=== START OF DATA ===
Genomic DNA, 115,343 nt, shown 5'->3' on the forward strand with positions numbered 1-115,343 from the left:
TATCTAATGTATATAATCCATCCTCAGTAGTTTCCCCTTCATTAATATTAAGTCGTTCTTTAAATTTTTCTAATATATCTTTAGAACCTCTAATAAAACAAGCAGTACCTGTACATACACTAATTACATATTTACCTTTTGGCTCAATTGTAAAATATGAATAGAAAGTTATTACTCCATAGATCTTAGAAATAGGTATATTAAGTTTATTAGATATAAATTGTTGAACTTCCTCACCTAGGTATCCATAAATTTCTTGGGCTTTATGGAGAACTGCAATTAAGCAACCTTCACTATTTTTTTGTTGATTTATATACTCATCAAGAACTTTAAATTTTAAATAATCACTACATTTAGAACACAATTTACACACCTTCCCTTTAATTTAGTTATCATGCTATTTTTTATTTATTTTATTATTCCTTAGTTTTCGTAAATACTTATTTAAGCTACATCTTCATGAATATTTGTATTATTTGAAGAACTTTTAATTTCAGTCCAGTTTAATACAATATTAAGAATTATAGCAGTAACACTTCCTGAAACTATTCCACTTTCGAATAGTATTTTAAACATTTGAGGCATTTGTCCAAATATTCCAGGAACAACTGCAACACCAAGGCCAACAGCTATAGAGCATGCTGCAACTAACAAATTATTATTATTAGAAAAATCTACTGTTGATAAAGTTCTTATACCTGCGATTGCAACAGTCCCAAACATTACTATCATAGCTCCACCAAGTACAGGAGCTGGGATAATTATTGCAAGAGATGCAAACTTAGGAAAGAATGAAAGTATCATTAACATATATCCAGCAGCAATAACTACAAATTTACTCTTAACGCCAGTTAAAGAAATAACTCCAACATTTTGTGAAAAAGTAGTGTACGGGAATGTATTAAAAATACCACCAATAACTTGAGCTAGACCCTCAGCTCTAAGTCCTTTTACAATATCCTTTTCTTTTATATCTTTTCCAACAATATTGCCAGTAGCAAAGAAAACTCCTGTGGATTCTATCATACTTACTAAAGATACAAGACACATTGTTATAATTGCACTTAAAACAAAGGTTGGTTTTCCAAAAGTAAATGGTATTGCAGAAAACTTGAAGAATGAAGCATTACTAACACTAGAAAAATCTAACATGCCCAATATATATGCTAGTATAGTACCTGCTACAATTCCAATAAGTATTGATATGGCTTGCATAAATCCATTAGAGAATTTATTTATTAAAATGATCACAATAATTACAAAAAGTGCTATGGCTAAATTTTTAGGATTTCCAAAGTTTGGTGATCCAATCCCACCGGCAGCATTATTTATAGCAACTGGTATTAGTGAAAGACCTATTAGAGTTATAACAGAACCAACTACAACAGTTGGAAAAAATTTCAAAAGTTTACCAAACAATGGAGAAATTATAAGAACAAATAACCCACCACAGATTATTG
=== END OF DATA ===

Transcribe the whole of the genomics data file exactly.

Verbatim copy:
Genomic DNA, 115,343 nt, shown 5'->3' on the forward strand with positions numbered 1-115,343 from the left:
TATCTAATGTATATAATCCATCCTCAGTAGTTTCCCCTTCATTAATATTAAGTCGTTCTTTAAATTTTTCTAATATATCTTTAGAACCTCTAATAAAACAAGCAGTACCTGTACATACACTAATTACATATTTACCTTTTGGCTCAATTGTAAAATATGAATAGAAAGTTATTACTCCATAGATCTTAGAAATAGGTATATTAAGTTTATTAGATATAAATTGTTGAACTTCCTCACCTAGGTATCCATAAATTTCTTGGGCTTTATGGAGAACTGCAATTAAGCAACCTTCACTATTTTTTTGTTGATTTATATACTCATCAAGAACTTTAAATTTTAAATAATCACTACATTTAGAACACAATTTACACACCTTCCCTTTAATTTAGTTATCATGCTATTTTTTATTTATTTTATTATTCCTTAGTTTTCGTAAATACTTATTTAAGCTACATCTTCATGAATATTTGTATTATTTGAAGAACTTTTAATTTCAGTCCAGTTTAATACAATATTAAGAATTATAGCAGTAACACTTCCTGAAACTATTCCACTTTCGAATAGTATTTTAAACATTTGAGGCATTTGTCCAAATATTCCAGGAACAACTGCAACACCAAGGCCAACAGCTATAGAGCATGCTGCAACTAACAAATTATTATTATTAGAAAAATCTACTGTTGATAAAGTTCTTATACCTGCGATTGCAACAGTCCCAAACATTACTATCATAGCTCCACCAAGTACAGGAGCTGGGATAATTATTGCAAGAGATGCAAACTTAGGAAAGAATGAAAGTATCATTAACATATATCCAGCAGCAATAACTACAAATTTACTCTTAACGCCAGTTAAAGAAATAACTCCAACATTTTGTGAAAAAGTAGTGTACGGGAATGTATTAAAAATACCACCAATAACTTGAGCTAGACCCTCAGCTCTAAGTCCTTTTACAATATCCTTTTCTTTTATATCTTTTCCAACAATATTGCCAGTAGCAAAGAAAACTCCTGTGGATTCTATCATACTTACTAAAGATACAAGACACATTGTTATAATTGCACTTAAAACAAAGGTTGGTTTTCCAAAAGTAAATGGTATTGCAGAAAACTTGAAGAATGAAGCATTACTAACACTAGAAAAATCTAACATGCCCAATATATATGCTAGTATAGTACCTGCTACAATTCCAATAAGTATTGATATGGCTTGCATAAATCCATTAGAGAATTTATTTATTAAAATGATCACAATAATTACAAAAAGTGCTATGGCTAAATTTTTAGGATTTCCAAAGTTTGGTGATCCAATCCCACCGGCAGCATTATTTATAGCAACTGGTATTAGTGAAAGACCTATTAGAGTTATAACAGAACCAACTACAACAGTTGGAAAAAATTTCAAAAGTTTACCAAACAATGGAGAAATTATAAGAACAAATAACCCACCACAGATTATTG